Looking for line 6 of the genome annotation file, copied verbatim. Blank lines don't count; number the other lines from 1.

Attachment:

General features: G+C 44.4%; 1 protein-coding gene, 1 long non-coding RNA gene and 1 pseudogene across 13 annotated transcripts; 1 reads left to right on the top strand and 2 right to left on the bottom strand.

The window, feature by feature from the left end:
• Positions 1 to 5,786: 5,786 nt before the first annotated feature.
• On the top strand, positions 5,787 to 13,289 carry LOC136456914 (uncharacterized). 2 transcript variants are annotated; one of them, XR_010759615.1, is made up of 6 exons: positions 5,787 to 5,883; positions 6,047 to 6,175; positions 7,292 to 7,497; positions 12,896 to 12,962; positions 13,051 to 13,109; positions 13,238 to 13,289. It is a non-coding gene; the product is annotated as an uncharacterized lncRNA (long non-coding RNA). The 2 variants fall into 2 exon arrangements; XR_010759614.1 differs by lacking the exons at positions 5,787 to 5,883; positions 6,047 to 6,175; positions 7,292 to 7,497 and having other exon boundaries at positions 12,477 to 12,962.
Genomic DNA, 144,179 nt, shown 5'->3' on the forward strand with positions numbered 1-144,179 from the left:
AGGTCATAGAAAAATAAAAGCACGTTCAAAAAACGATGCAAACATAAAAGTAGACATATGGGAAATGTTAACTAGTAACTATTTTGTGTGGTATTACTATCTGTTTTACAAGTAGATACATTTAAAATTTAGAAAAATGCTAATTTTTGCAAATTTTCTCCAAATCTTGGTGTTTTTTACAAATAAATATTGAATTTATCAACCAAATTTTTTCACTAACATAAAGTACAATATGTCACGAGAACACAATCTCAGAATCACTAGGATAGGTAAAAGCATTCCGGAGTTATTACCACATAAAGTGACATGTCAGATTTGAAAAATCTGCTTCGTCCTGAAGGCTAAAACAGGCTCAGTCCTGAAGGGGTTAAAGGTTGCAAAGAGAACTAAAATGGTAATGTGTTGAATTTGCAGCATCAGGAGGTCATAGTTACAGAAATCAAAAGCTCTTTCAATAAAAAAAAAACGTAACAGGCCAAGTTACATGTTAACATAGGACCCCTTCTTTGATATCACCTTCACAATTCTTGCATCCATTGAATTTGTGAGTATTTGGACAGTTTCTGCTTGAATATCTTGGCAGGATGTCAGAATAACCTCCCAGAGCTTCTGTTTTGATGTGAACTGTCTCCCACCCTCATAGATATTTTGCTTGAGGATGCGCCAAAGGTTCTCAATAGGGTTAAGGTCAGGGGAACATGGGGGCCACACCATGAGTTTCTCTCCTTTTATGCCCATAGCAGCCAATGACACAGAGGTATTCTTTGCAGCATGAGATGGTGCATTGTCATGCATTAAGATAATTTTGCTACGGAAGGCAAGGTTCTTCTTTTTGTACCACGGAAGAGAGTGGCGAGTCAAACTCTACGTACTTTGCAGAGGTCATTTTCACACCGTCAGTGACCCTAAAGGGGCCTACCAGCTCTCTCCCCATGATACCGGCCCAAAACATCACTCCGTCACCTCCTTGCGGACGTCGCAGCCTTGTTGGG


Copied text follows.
AGGTCATAGAAAAATAAAAGCACGTTCAAAAAACGATGCAAACATAAAAGTAGACATATGGGAAATGTTAACTAGTAACTATTTTGTGTGGTATTACTATCTGTTTTACAAGTAGATACATTTAAAATTTAGAAAAATGCTAATTTTTGCAAATTTTCTCCAAATCTTGGTGTTTTTTACAAATAAATATTGAATTTATCAACCAAATTTTTTCACTAACATAAAGTACAATATGTCACGAGAACACAATCTCAGAATCACTAGGATAGGTAAAAGCATTCCGGAGTTATTACCACATAAAGTGACATGTCAGATTTGAAAAATCTGCTTCGTCCTGAAGGCTAAAACAGGCTCAGTCCTGAAGGGGTTAAAGGTTGCAAAGAGAACTAAAATGGTAATGTGTTGAATTTGCAGCATCAGGAGGTCATAGTTACAGAAATCAAAAGCTCTTTCAATAAAAAAAAAACGTAACAGGCCAAGTTACATGTTAACATAGGACCCCTTCTTTGATATCACCTTCACAATTCTTGCATCCATTGAATTTGTGAGTATTTGGACAGTTTCTGCTTGAATATCTTGGCAGGATGTCAGAATAACCTCCCAGAGCTTCTGTTTTGATGTGAACTGTCTCCCACCCTCATAGATATTTTGCTTGAGGATGCGCCAAAGGTTCTCAATAGGGTTAAGGTCAGGGGAACATGGGGGCCACACCATGAGTTTCTCTCCTTTTATGCCCATAGCAGCCAATGACACAGAGGTATTCTTTGCAGCATGAGATGGTGCATTGTCATGCATTAAGATAATTTTGCTACGGAAGGCAAGGTTCTTCTTTTTGTACCACGGAAGAGAGTGGCGAGTCAAACTCTACGTACTTTGCAGAGGTCATTTTCACACCGTCAGTGACCCTAAAGGGGCCTACCAGCTCTCTCCCCATGATACCGGCCCAAAACATCACTCCGTCACCTCCTTGCGGACGTCGCAGCCTTGTTGGG